Like many people, I grew up watching the old televised version of Peter Pan with Mary Martin and Cyril Ritchard from 1960. I have fond memories of being parked in front of the TV with our old VHS copy playing in the VCR. I’d sing along and find myself humming the songs from time to time. When NBC announced that they had chosen Peter Pan for their next live musical performance, I figured I’d at least give it a chance. How bad could it be? Well, let’s find out.
“I’ve got to-” No
I want to preface this by saying that, try as they might, NBC and its team can never take away my happy childhood memories. To be fair, it didn’t actually feel like they were trying. For a show that’s all about the joy, playfulness, and exuberance of youth, Peter Pan Live! felt strangely drained of energy. It was almost like Peter Pan’s eternal youth was fueled by some sort of soul-sucking ritual. Of course, for that to be true, the titular hero would also have to have some energy.
Allison Williams, daughter of newscaster Brian Williams and one of the stars of “Girls,” wasn’t terrible as Peter Pan. She has a good voice and can dance. That’s two things she’s got going for her. Unfortunately, like the rest of the production, she was hampered by a remarkable lack of vim and vigor. Instead of soaring through the air, it was like she was pushing her way through molasses. Peter Pan is a boy who makes everything seem so effortless. To make playing him seem like it takes a great deal of effort is an achievement.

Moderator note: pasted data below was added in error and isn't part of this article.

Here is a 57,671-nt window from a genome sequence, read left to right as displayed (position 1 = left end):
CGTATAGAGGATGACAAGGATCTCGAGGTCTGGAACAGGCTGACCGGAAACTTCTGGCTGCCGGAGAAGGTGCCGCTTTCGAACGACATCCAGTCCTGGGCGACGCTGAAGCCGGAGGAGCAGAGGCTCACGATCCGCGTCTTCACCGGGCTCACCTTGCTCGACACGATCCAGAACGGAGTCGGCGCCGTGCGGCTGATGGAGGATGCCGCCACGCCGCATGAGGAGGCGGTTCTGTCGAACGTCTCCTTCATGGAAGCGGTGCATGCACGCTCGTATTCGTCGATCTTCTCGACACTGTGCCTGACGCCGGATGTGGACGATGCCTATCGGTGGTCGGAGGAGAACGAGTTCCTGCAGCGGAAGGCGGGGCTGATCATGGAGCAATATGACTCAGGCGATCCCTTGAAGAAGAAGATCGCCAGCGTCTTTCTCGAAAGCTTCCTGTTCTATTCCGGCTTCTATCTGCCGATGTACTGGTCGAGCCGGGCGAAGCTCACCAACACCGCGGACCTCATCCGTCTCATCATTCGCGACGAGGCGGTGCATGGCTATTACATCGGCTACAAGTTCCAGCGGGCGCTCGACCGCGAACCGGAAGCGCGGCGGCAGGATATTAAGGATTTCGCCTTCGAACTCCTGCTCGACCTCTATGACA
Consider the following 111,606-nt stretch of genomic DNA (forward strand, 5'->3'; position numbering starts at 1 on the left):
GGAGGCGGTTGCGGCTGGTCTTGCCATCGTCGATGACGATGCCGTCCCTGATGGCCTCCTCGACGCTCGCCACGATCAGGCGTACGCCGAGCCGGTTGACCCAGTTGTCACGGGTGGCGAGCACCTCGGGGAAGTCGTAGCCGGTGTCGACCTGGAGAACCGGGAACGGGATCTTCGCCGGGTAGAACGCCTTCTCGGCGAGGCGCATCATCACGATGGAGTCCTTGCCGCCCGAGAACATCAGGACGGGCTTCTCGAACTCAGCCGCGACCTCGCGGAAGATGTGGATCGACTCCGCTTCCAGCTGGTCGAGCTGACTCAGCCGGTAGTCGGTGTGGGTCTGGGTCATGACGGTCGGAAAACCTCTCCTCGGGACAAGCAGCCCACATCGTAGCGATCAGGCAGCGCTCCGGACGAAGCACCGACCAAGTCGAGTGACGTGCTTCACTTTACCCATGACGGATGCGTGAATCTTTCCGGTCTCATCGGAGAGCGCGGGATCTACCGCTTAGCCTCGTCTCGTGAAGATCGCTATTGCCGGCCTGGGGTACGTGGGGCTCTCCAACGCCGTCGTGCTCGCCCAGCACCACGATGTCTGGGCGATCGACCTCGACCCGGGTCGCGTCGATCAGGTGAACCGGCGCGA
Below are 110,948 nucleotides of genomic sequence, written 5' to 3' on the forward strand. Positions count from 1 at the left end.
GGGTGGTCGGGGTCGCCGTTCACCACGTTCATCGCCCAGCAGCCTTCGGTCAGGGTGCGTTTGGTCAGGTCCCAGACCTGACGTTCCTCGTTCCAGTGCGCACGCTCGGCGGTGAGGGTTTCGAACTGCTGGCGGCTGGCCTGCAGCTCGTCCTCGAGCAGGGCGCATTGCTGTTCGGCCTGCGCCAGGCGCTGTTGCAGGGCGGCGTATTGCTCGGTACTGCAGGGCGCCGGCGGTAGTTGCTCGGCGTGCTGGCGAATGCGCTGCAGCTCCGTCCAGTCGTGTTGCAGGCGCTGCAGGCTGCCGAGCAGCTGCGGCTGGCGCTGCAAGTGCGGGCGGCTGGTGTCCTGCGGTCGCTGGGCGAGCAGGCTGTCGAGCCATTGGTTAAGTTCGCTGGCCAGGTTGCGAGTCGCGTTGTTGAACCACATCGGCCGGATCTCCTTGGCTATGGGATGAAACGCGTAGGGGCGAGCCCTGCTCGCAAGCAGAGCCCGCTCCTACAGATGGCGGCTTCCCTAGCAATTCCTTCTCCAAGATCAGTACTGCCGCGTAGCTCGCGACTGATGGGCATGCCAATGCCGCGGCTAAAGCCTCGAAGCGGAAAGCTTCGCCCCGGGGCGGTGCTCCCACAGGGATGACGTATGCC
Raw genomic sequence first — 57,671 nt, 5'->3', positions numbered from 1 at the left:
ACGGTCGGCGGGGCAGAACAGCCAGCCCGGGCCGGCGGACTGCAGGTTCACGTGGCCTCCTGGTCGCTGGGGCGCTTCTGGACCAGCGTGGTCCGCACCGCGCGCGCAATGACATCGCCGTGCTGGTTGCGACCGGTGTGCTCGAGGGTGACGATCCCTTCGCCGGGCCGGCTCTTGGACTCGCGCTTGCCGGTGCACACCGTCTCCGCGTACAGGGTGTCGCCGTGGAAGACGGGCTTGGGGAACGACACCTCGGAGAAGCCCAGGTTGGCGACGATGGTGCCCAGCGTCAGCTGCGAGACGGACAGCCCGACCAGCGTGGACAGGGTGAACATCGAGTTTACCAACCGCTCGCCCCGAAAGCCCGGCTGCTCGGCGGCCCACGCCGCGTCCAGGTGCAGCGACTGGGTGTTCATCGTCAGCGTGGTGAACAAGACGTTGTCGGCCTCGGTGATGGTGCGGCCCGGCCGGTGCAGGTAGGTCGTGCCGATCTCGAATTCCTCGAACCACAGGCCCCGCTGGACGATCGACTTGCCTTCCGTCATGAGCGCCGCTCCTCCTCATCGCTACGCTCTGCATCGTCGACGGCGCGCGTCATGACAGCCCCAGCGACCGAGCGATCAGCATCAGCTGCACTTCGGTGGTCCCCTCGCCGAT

In the story, Peter Pan is inexplicably adored by every female he comes across. Some versions actually make that adoration make sense. This one? There is no way that Wendy can be so instantly in love with the lackluster Peter. They’d only known each other for a couple of minutes and she’s inexplicably throwing herself at him with an enthusiasm that would make even the most desperate individual blush. There’s interest and then there’s interest. Not only is Wendy uncomfortably enthusiastic, but she then cattily tries to stake her claim amid her rival females, Tiger Lily (Alanna Saunders) and Tinker Bell.